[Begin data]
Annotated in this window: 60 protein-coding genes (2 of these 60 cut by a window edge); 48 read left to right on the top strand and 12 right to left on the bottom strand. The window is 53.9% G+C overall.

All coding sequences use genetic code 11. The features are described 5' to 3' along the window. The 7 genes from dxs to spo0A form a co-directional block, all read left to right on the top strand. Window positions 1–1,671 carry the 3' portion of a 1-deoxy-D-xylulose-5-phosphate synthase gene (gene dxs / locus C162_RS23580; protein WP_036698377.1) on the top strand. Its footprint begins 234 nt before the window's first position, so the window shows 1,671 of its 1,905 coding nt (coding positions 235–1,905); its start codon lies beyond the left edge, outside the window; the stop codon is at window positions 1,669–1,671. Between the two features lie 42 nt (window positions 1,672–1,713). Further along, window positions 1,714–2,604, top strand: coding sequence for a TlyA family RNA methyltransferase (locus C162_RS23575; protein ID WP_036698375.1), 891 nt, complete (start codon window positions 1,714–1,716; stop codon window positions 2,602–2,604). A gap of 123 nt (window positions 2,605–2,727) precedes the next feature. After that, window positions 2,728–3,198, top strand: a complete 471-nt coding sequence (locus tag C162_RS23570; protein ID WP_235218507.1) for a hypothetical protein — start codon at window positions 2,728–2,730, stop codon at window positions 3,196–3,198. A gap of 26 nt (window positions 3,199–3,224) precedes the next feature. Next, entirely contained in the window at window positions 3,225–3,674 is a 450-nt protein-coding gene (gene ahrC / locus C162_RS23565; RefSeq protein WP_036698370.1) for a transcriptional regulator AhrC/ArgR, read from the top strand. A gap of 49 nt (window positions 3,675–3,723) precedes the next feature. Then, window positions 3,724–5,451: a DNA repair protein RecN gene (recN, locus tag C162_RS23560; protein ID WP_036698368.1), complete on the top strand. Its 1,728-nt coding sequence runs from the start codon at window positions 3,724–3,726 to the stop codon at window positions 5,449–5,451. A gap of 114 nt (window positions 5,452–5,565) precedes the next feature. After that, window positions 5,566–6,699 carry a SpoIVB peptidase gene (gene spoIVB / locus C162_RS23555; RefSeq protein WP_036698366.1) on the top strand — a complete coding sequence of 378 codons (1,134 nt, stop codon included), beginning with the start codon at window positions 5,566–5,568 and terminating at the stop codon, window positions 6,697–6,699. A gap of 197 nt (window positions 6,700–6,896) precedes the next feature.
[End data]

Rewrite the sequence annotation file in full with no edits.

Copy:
Annotated in this window: 60 protein-coding genes (2 of these 60 cut by a window edge); 48 read left to right on the top strand and 12 right to left on the bottom strand. The window is 53.9% G+C overall.

All coding sequences use genetic code 11. The features are described 5' to 3' along the window. The 7 genes from dxs to spo0A form a co-directional block, all read left to right on the top strand. Window positions 1–1,671 carry the 3' portion of a 1-deoxy-D-xylulose-5-phosphate synthase gene (gene dxs / locus C162_RS23580; protein WP_036698377.1) on the top strand. Its footprint begins 234 nt before the window's first position, so the window shows 1,671 of its 1,905 coding nt (coding positions 235–1,905); its start codon lies beyond the left edge, outside the window; the stop codon is at window positions 1,669–1,671. Between the two features lie 42 nt (window positions 1,672–1,713). Further along, window positions 1,714–2,604, top strand: coding sequence for a TlyA family RNA methyltransferase (locus C162_RS23575; protein ID WP_036698375.1), 891 nt, complete (start codon window positions 1,714–1,716; stop codon window positions 2,602–2,604). A gap of 123 nt (window positions 2,605–2,727) precedes the next feature. After that, window positions 2,728–3,198, top strand: a complete 471-nt coding sequence (locus tag C162_RS23570; protein ID WP_235218507.1) for a hypothetical protein — start codon at window positions 2,728–2,730, stop codon at window positions 3,196–3,198. A gap of 26 nt (window positions 3,199–3,224) precedes the next feature. Next, entirely contained in the window at window positions 3,225–3,674 is a 450-nt protein-coding gene (gene ahrC / locus C162_RS23565; RefSeq protein WP_036698370.1) for a transcriptional regulator AhrC/ArgR, read from the top strand. A gap of 49 nt (window positions 3,675–3,723) precedes the next feature. Then, window positions 3,724–5,451: a DNA repair protein RecN gene (recN, locus tag C162_RS23560; protein ID WP_036698368.1), complete on the top strand. Its 1,728-nt coding sequence runs from the start codon at window positions 3,724–3,726 to the stop codon at window positions 5,449–5,451. A gap of 114 nt (window positions 5,452–5,565) precedes the next feature. After that, window positions 5,566–6,699 carry a SpoIVB peptidase gene (gene spoIVB / locus C162_RS23555; RefSeq protein WP_036698366.1) on the top strand — a complete coding sequence of 378 codons (1,134 nt, stop codon included), beginning with the start codon at window positions 5,566–5,568 and terminating at the stop codon, window positions 6,697–6,699. A gap of 197 nt (window positions 6,700–6,896) precedes the next feature.